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Brother Bernard Adam Klim, C.S.C.

Brother Bernard Adam Klim, C.S.C.
  • March 29, 1930 - October 4, 2015
  • Notre Dame, Indiana

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“I'll never forget Eido Roshi mentioning Brother Bernard in one of his teisho, naming him as a man who "just sits and breathes," the highest praise he...Read More ยป
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Brother Bernard Klim, age 85, died on October 4, 2015 at Columba Hall, in Notre Dame, Indiana. He was born in Detroit, Michigan on March 29, 1930, the son of Kazimer and Magdelena (Nijis) Klim. His parents emigrated from Poland to the Detroit area and his mother died when he was just two months old. It was decided to place Bernie with St. Vincent de Paul Orphanages near Detroit, separated from his father and older brother. He attended an elementary school in Emmett, Michigan until 1947 and worked for a neighbor to learn a variety of skills in carpentry and farming. At age 17, he worked in auto mechanics at a General Motors factory. A nun told Bernie she saw a religious vocation in him. After a visit from Brother Eymard Salzman, he followed a calling and joined the Brothers. He entered Sacred Heart Juniorate at Watertown, Wisconsin on September 7, 1950, then entered St. Joseph's Novitiate in Rolling Prairie, Indiana and pronounced his first vows as a Brother of Holy Cross on February 2, 1952. He still remembers thanking his novice master, Brother Dominic Elder and telling him, "What little I have, I give it all!"
He was assigned to work with Brother Flavian Lambert at Columba Hall to learn more mechanical skills. After six months, he went back to Watertown to serve as director of maintenance for a year. In 1953 he assumed the maintenance and gardening duties at Gilmour Academy for 6 years. In 1959 after a visit with the provincial, he told Brother Donatus he was interested in serving in India or Brazil, but instead he was assigned to Rome as the maintenance director at the Generalate for 15 years and then served the same role for 11 years at Notre Dame International School. Bernie still persisted in asking to become a foreign missionary. In 1963, Brother Theophane, after serving on the General Council, wanted to take Bernie with him to Liberia, but Father Lalande said he was needed in Rome. During his years in Rome, Bernie became involved in creative artistic talents and gained notoriety as a "heavy metal sculptor." He would take scrap metal and weld it into a variety of designs. He visited Roman flea markets to collect damaged tools and scrap. One time he saw a broken monkey wrench and could visualize a horse. This talent and foresight resulted in the production of a variety of magnificent creations. His metal sculptures were exhibited at museum showings in Rome and many are found in community houses in the Midwest Province.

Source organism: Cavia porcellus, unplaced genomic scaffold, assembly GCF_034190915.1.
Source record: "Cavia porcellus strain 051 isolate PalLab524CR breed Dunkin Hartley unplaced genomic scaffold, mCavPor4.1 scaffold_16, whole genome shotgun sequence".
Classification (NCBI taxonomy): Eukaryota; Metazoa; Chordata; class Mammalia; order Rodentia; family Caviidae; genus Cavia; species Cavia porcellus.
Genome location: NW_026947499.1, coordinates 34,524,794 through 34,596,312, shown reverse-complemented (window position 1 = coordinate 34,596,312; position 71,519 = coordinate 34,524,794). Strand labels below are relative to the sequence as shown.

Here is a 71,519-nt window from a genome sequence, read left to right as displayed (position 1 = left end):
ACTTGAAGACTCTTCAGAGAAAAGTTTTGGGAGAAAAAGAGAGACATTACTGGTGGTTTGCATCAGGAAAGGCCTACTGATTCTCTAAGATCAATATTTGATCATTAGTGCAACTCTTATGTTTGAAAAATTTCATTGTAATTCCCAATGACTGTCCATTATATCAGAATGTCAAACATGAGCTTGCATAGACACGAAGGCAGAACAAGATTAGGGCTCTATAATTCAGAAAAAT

A major transition in Bernie's life took place while in Rome in the 1980s. He found a dissatisfaction with his experience in the Church and his religious life and began to read about other religious traditions. When a Jesuit Zen Master gave a retreat in Rome, Bernie attended it and had a 'rejuvenating experience.' He asked to begin a serious pursuit of the practice of Zen. He came back to the U.S. in 1985 to attend Zen workshops in the Catskill Mountains of New York and at Mount Baldy in California. When he returned to Rome, the Zen Master asked Bernie to be in charge of the "zendo" and help as an interpreter for Italians who didn't know English. On one occasion when the retreat master took ill, Bernie was asked to conduct the retreat. That experience was a new beginning for him.
In 1992, when the International School was closing, Brother John Gleason offered Bernie a chance to go to the missions in East Africa, a desire he first expressed more than 30 years before. He was assigned to join the staffs at Holy Cross institutions in Uganda where his creative construction talents led to numerous projects for the schools, churches, dormitories, chapels, formation houses and grottos in the Holy Cross community. He also continued his Zen practices and giving Zen retreats.
In 2013, Bernie returned to the U.S. for medical tests and treatment and took up residence at Columba Hall. He continued his Zen pursuits, gave presentations, and always exhibited his example of 'mindfulness.' He recently suggested a project to beautify a hillside behind the entrance to the kitchen. He directed and assisted in transforming it into a "Meditation Garden," -- now a fitting memorial to his passing.
Bernie often said, "Holy Cross has given me opportunities and I have taken them." He described himself as leading a monk style of life and said "a Brother is dedicated, no matter what, just a quiet, giving person." His favorite sayings which capture his wisdom of being a Christian Zen are: 'Never stop giving.' 'Wisdom comes through silence.' 'Be aware of every word and every thought.'
Visitation will be held on Thursday, October 8th, at the St. Joseph Chapel, Holy Cross College, Notre Dame, IN from 9:30 to 11:00am. The Mass of Resurrection will then follow with interment afterward in St. Joseph's Cemetery of the Village. Kaniewski Funeral Home is handling the arrangements.
Memorial contributions, in honor of Brother Bernard Klim, C.S.C., to support the mission and ministries of the Brothers may be sent to: Brothers of Holy Cross, Office of Development, P.O. Box 460, Notre Dame, IN 46556.